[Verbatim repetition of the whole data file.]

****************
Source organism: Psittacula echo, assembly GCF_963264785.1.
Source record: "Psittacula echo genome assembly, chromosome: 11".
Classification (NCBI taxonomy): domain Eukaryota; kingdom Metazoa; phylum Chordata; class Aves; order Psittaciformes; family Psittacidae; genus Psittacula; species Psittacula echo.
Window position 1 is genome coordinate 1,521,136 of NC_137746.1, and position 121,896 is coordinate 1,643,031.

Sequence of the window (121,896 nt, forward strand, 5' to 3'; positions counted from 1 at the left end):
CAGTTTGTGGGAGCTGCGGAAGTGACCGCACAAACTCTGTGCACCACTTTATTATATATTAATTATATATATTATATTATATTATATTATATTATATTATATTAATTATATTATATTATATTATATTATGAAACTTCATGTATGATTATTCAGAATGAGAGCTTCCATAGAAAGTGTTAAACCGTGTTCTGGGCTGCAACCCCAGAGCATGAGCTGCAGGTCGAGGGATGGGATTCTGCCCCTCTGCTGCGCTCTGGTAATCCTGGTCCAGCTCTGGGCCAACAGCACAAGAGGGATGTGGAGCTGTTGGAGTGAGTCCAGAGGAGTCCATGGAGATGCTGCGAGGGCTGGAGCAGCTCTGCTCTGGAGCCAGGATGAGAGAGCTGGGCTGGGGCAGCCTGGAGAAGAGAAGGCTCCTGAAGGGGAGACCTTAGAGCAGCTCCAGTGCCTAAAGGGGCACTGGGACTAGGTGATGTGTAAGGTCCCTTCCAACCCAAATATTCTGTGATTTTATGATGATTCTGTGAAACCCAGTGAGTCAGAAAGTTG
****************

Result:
Source organism: Psittacula echo, assembly GCF_963264785.1.
Source record: "Psittacula echo genome assembly, chromosome: 11".
Classification (NCBI taxonomy): domain Eukaryota; kingdom Metazoa; phylum Chordata; class Aves; order Psittaciformes; family Psittacidae; genus Psittacula; species Psittacula echo.
Window position 1 is genome coordinate 1,521,136 of NC_137746.1, and position 121,896 is coordinate 1,643,031.

Sequence of the window (121,896 nt, forward strand, 5' to 3'; positions counted from 1 at the left end):
CAGTTTGTGGGAGCTGCGGAAGTGACCGCACAAACTCTGTGCACCACTTTATTATATATTAATTATATATATTATATTATATTATATTATATTATATTATATTAATTATATTATATTATATTATATTATGAAACTTCATGTATGATTATTCAGAATGAGAGCTTCCATAGAAAGTGTTAAACCGTGTTCTGGGCTGCAACCCCAGAGCATGAGCTGCAGGTCGAGGGATGGGATTCTGCCCCTCTGCTGCGCTCTGGTAATCCTGGTCCAGCTCTGGGCCAACAGCACAAGAGGGATGTGGAGCTGTTGGAGTGAGTCCAGAGGAGTCCATGGAGATGCTGCGAGGGCTGGAGCAGCTCTGCTCTGGAGCCAGGATGAGAGAGCTGGGCTGGGGCAGCCTGGAGAAGAGAAGGCTCCTGAAGGGGAGACCTTAGAGCAGCTCCAGTGCCTAAAGGGGCACTGGGACTAGGTGATGTGTAAGGTCCCTTCCAACCCAAATATTCTGTGATTTTATGATGATTCTGTGAAACCCAGTGAGTCAGAAAGTTG